gooloogooloo

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I know we all have completely devoted and dedicated ourselves into this premed committment, but I personally wonder if it's more practical to have something backup in case medical schools reject me. What I mean is, other than reapply in the next year, maybe getting a MS degree or a JD degress first. In fact, MS degree and JD degree are both pursuable for pre-med track people, since law schools only ask for LSAT.

By considering these backup options, however, require you to study for GRE and LSAT as well. So my question is, does any of you, like me, is thinking about applying more than medical school at the same time? Let's say, dental school, pharm. school, law school, osteopathic school and grad. school.

And do you also study for GRE and other exam?

If so, does this has any negative effect on medical school application process or the study plan in general. You know, what will you answer to the addcom in the interview if they ask you, "where else do you apply? What? Law school? What? Osteopathic school? What? Pharm School? What? Nursing School?"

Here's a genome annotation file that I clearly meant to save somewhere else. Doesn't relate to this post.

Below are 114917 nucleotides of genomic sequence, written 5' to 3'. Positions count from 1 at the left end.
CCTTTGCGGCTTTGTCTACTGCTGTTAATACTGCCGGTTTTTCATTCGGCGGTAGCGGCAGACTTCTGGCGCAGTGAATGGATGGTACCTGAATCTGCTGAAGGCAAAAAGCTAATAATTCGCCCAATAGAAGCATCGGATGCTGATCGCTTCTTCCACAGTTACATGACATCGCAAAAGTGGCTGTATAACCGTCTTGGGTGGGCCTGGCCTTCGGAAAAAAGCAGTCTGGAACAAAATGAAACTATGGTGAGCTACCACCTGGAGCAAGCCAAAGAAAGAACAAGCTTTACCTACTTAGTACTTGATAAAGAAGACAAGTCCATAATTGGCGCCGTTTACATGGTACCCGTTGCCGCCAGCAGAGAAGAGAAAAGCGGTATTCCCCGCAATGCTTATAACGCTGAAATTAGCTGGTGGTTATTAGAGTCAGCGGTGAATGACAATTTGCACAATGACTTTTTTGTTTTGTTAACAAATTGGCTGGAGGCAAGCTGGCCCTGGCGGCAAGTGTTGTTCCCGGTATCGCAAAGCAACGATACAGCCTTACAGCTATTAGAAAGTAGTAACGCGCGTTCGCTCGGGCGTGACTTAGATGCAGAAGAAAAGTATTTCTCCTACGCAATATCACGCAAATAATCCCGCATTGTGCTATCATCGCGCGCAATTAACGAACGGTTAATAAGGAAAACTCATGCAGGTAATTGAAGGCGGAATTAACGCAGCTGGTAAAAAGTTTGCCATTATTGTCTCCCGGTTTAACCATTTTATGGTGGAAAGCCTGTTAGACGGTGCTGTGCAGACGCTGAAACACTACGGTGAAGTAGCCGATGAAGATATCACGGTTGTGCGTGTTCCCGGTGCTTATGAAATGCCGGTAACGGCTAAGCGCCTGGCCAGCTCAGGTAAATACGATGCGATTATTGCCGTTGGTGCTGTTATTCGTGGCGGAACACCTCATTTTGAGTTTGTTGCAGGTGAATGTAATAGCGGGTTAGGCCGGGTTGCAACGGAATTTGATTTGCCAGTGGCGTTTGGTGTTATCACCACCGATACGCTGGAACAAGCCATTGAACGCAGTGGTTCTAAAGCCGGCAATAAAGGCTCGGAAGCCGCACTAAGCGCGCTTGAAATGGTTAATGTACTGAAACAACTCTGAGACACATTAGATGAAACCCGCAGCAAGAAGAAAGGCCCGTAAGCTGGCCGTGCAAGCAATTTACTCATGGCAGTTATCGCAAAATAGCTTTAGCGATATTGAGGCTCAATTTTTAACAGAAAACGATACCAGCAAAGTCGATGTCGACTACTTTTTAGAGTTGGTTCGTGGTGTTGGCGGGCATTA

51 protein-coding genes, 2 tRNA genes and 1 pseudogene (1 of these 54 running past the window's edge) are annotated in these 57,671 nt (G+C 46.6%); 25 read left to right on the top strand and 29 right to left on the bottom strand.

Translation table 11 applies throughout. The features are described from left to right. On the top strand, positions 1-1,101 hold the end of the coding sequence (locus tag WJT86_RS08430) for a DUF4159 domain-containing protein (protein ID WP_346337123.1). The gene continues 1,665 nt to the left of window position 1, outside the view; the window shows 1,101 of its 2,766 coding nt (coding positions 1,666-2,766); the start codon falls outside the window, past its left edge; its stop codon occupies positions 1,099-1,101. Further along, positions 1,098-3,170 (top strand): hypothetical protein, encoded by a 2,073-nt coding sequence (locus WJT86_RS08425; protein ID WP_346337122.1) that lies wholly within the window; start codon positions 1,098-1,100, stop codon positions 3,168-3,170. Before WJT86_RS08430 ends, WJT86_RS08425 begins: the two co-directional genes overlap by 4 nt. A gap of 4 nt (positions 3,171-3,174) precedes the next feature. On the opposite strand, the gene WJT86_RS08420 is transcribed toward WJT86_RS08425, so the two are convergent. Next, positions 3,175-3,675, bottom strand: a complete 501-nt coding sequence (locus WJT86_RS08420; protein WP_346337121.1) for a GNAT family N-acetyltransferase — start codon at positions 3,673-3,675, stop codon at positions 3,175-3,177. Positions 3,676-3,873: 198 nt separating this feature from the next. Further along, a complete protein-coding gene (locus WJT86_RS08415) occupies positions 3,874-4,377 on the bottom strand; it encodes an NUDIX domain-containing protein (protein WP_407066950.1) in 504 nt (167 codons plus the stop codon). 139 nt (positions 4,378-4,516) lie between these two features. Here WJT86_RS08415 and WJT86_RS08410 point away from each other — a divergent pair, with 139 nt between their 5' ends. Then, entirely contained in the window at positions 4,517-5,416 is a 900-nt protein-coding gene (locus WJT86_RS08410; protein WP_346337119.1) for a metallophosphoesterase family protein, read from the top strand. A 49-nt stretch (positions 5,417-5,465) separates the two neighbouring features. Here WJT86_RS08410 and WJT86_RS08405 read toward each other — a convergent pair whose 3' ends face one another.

You got my idea?

By the way, I sort of eliminate the possibility that someone might want to apply to business school, since it requires work exp. and very different course req.

So, is this wise to have a backup plan like another pro. school?

thanks
 

chica

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I wonder what I'm gonna do if I don't get in as well. Hard to know. After you've sweated it out for several years and have come to the conclusion that you don't want to be anything but a physician, you kind of don't want to think about it. But, there is other stuff out there. Perhaps you should spend the year trying to find it. Everybody I know talks about post-bac and grad school for the year. What would be wrong with hanging out in Europe for a couple of months, working, reading some books, etc. I mean, if your grades are good and your MCATs are decent, take a year off. EVERY physician I talk to tells me to travel before I get into med school because its not like I'll have the opportunity again.
 

gooloogooloo

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err.... My family cannot sustain that kind of spending for me. It's sad, but money is always a big issue. In fact, if it isn't, I might just donate 50 millions to a mid range medical school (like UC Davis or UIUC). I guess they will accept me if I have 20+/3.0

only I wish
 

Trek

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Four words: tossing dollars at CoalBoy :) --Trek
 

Zuleika

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My backup is to go into pharmacy. I'm going to apply to med school and pharmacy at the same time, and then see what happens! Most med schools like you to have a backup plan, so I don't think it can hurt your application at all to say you're applying to a different professional program as well.